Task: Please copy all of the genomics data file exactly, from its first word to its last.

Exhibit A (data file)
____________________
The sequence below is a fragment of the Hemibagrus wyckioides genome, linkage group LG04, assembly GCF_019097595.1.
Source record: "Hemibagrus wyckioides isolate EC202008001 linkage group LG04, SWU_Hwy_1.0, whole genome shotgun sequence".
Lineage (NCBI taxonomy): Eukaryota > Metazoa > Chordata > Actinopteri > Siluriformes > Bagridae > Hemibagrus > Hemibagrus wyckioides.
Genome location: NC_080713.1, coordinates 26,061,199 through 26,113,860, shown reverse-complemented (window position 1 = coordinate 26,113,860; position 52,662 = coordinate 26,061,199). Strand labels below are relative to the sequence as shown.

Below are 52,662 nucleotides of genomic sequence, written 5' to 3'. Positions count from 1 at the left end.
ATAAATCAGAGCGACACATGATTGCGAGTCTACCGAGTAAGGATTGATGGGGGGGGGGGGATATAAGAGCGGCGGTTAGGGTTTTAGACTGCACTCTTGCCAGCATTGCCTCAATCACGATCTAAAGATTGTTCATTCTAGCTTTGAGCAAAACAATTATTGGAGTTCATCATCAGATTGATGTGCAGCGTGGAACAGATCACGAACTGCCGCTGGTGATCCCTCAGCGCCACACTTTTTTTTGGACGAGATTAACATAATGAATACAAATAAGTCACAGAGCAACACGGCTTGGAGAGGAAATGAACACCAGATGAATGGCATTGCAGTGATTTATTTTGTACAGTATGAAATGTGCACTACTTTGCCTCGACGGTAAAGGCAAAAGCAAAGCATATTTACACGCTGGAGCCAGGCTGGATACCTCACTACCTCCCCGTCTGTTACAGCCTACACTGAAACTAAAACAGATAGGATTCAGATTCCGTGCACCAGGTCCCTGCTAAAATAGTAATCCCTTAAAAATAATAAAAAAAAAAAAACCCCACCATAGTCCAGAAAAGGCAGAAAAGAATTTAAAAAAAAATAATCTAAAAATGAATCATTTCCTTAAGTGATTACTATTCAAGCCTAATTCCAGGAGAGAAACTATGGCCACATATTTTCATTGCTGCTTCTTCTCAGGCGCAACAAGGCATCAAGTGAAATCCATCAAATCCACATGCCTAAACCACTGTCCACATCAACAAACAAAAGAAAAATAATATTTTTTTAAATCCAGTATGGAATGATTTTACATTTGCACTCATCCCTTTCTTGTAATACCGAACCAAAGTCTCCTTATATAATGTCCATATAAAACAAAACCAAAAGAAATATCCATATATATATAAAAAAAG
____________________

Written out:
The sequence below is a fragment of the Hemibagrus wyckioides genome, linkage group LG04, assembly GCF_019097595.1.
Source record: "Hemibagrus wyckioides isolate EC202008001 linkage group LG04, SWU_Hwy_1.0, whole genome shotgun sequence".
Lineage (NCBI taxonomy): Eukaryota > Metazoa > Chordata > Actinopteri > Siluriformes > Bagridae > Hemibagrus > Hemibagrus wyckioides.
Genome location: NC_080713.1, coordinates 26,061,199 through 26,113,860, shown reverse-complemented (window position 1 = coordinate 26,113,860; position 52,662 = coordinate 26,061,199). Strand labels below are relative to the sequence as shown.

Below are 52,662 nucleotides of genomic sequence, written 5' to 3'. Positions count from 1 at the left end.
ATAAATCAGAGCGACACATGATTGCGAGTCTACCGAGTAAGGATTGATGGGGGGGGGGGGATATAAGAGCGGCGGTTAGGGTTTTAGACTGCACTCTTGCCAGCATTGCCTCAATCACGATCTAAAGATTGTTCATTCTAGCTTTGAGCAAAACAATTATTGGAGTTCATCATCAGATTGATGTGCAGCGTGGAACAGATCACGAACTGCCGCTGGTGATCCCTCAGCGCCACACTTTTTTTTGGACGAGATTAACATAATGAATACAAATAAGTCACAGAGCAACACGGCTTGGAGAGGAAATGAACACCAGATGAATGGCATTGCAGTGATTTATTTTGTACAGTATGAAATGTGCACTACTTTGCCTCGACGGTAAAGGCAAAAGCAAAGCATATTTACACGCTGGAGCCAGGCTGGATACCTCACTACCTCCCCGTCTGTTACAGCCTACACTGAAACTAAAACAGATAGGATTCAGATTCCGTGCACCAGGTCCCTGCTAAAATAGTAATCCCTTAAAAATAATAAAAAAAAAAAAACCCCACCATAGTCCAGAAAAGGCAGAAAAGAATTTAAAAAAAAATAATCTAAAAATGAATCATTTCCTTAAGTGATTACTATTCAAGCCTAATTCCAGGAGAGAAACTATGGCCACATATTTTCATTGCTGCTTCTTCTCAGGCGCAACAAGGCATCAAGTGAAATCCATCAAATCCACATGCCTAAACCACTGTCCACATCAACAAACAAAAGAAAAATAATATTTTTTTAAATCCAGTATGGAATGATTTTACATTTGCACTCATCCCTTTCTTGTAATACCGAACCAAAGTCTCCTTATATAATGTCCATATAAAACAAAACCAAAAGAAATATCCATATATATATAAAAAAAG